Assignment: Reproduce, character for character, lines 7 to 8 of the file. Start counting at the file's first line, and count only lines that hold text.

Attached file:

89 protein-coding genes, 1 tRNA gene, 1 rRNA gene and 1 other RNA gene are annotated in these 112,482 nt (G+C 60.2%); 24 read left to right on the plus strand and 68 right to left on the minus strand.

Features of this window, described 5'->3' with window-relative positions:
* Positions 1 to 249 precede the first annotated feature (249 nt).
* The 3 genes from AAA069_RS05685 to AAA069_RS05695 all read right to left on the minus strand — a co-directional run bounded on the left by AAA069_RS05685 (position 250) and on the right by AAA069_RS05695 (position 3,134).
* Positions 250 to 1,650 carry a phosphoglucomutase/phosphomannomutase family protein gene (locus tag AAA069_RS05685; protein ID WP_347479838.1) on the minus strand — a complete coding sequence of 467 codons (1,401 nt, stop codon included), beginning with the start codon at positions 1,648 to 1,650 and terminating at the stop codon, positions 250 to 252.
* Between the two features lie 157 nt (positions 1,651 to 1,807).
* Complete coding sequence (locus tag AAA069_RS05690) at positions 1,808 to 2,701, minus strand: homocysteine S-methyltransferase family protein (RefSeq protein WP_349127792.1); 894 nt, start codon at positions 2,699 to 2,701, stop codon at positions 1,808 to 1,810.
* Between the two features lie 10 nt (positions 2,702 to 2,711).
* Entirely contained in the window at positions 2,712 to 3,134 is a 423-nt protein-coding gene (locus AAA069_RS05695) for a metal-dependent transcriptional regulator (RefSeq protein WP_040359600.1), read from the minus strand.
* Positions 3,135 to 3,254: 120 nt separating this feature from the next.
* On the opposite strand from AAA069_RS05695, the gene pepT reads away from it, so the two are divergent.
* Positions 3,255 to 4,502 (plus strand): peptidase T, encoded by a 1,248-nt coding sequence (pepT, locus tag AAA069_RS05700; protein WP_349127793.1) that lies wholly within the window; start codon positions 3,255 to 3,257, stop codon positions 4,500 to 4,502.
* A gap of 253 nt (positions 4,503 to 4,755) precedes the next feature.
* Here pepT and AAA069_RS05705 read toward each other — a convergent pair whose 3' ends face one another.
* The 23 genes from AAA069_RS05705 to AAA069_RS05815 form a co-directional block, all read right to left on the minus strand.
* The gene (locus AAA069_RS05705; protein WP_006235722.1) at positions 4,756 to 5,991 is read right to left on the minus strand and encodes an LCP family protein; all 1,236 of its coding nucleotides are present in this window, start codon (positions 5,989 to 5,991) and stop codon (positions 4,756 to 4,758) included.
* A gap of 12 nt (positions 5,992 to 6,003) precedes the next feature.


* Complete coding sequence (locus tag AAA069_RS05690) at positions 1,808 to 2,701, minus strand: homocysteine S-methyltransferase family protein (RefSeq protein WP_349127792.1); 894 nt, start codon at positions 2,699 to 2,701, stop codon at positions 1,808 to 1,810.
* Between the two features lie 10 nt (positions 2,702 to 2,711).